Made with left-over meat from game stock
When preparing a concentrated game stock, there is sometimes enough meat from the bones to make a tasty sauce. I had six kilo (twelve pounds) bones of hare and deer. When I had strained the stock I had almost one kilo of cooked meat. Being Dutch, I wouldn’t think of throwing that away. It was too much to feed it all to the cats, so I made this delicious pepper sauce with it.
However, to get that leftover meat, you’ll have to pick over the bones very carefully after having strained the stock. The gristle has become quite gelatinous, and small pieces of bone will come loose too. Feel with your bare fingers to avoid breaking your molar over a tiny piece of bone.
Main course for 4 persons; preparation in advance 15 minutes; preparation 40 minutes.
450 gr (1 pound)cooked game meat
50 gr (2 oz.) bacon, chopped
1 onion, sliced
200 gr (3 cups) mushrooms, sliced
1 dl (3 fl. oz.) Madeira
2½ dl (1 cup) game stock
40 gr (2½ Tbsp) butter
40 gr (⅓ cup) flour
pepper and salt to taste
Preparation in advance
Separate the meat from the bones.
Fry the bacon, add butter, then fry the sliced onion on very low fire for fifteen minutes. Add mushrooms, fry until the liquid from the mushrooms has evaporized. Pour the Madeira in the pan, let that also almost evaporize (to about one tablespoon of syrupy liquid). Add flour, stir well. Then add the heated concentrated game stock a little at the time. Keep stirring. Now add the cooked game meat that has been chopped small, let simmer for another fifteen minutes on a very low fire. Taste the sauce, then add pepper and salt and whatever you want, but taste it first!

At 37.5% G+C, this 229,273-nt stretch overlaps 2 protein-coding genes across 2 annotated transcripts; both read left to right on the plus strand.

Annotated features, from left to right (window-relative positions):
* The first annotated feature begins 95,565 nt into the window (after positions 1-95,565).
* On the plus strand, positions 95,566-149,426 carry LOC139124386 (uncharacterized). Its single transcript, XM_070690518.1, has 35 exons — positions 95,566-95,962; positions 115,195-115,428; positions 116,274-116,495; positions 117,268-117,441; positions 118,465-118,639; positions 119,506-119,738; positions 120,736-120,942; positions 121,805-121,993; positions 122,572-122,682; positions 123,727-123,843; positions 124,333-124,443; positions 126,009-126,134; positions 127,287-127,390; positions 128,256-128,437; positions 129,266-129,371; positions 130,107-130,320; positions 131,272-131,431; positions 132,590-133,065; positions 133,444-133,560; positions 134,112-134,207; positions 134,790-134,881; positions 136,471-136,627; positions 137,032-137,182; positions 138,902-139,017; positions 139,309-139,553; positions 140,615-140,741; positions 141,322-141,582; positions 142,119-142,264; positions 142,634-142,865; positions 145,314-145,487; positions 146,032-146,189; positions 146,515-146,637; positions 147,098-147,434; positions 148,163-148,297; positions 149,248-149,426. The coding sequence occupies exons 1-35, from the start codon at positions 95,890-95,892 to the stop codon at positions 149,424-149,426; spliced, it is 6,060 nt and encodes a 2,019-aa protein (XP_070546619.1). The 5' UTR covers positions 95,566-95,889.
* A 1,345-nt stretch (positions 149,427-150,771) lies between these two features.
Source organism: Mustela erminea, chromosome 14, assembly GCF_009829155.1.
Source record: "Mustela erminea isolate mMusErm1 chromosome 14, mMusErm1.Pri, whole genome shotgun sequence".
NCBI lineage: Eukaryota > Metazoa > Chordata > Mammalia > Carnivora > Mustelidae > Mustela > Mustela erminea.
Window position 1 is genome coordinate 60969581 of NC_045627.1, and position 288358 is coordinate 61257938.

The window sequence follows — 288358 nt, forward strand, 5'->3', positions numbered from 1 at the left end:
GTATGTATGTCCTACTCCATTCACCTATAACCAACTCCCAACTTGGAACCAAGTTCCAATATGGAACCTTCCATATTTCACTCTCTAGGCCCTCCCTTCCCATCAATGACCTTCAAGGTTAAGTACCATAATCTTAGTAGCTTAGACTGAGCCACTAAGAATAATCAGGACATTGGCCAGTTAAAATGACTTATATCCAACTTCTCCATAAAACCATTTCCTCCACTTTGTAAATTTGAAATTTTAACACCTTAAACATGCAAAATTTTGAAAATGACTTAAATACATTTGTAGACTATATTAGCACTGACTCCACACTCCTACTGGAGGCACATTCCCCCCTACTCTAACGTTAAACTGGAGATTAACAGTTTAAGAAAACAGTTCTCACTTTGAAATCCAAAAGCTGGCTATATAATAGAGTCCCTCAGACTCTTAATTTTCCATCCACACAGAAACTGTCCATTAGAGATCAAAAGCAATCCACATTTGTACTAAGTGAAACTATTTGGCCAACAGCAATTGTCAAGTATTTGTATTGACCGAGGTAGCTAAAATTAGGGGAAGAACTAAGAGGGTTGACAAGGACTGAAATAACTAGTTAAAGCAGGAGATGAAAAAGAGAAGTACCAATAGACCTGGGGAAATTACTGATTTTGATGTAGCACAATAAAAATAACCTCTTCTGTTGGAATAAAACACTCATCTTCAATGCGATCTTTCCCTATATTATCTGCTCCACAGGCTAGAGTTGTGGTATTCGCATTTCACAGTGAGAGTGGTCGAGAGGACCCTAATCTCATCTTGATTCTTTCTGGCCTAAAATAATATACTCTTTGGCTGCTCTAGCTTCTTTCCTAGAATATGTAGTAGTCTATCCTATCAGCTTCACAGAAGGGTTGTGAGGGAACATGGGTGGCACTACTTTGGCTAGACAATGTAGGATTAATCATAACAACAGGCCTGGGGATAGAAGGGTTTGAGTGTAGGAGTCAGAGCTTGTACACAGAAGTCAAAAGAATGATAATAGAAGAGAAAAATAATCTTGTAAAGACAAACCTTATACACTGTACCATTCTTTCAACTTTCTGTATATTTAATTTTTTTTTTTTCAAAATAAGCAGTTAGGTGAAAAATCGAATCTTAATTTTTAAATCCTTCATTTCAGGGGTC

Serve with mashed potatoes and fried celeriac (or another vegetable of choice).
When making the game stock you used a piece of celeriac, so now you’re stuck with the rest of the root. Celeriac happens to be an underestimated vegetable. Mostly it is used in salads, but try this to accompany the pepper sauce: Cut the celeriac into thick slices, cut these in triangles. Dip them in milk, then in flour, and fry them a golden brown in olive oil or butter. Sprinkle some salt over the celeriac before serving.
Wine from the Portuguese island Madeira, in the Atlantic ocean. gelegen in de Atlantische Oceaan, ten Westen van de Straat van Gibraltar en ten Noorden van de Canrische eilanden. From the sixteenth century onward extra alcohol was added to the wine to make it less perishable during trans-Atlantic transportation. This as well as the prolonged exposure to high temperatures during transport, resulted in the unique taste of Madeira wine.
Recipe for Traditional Game Sauce
A game sauce with leftover game meat from making game stock.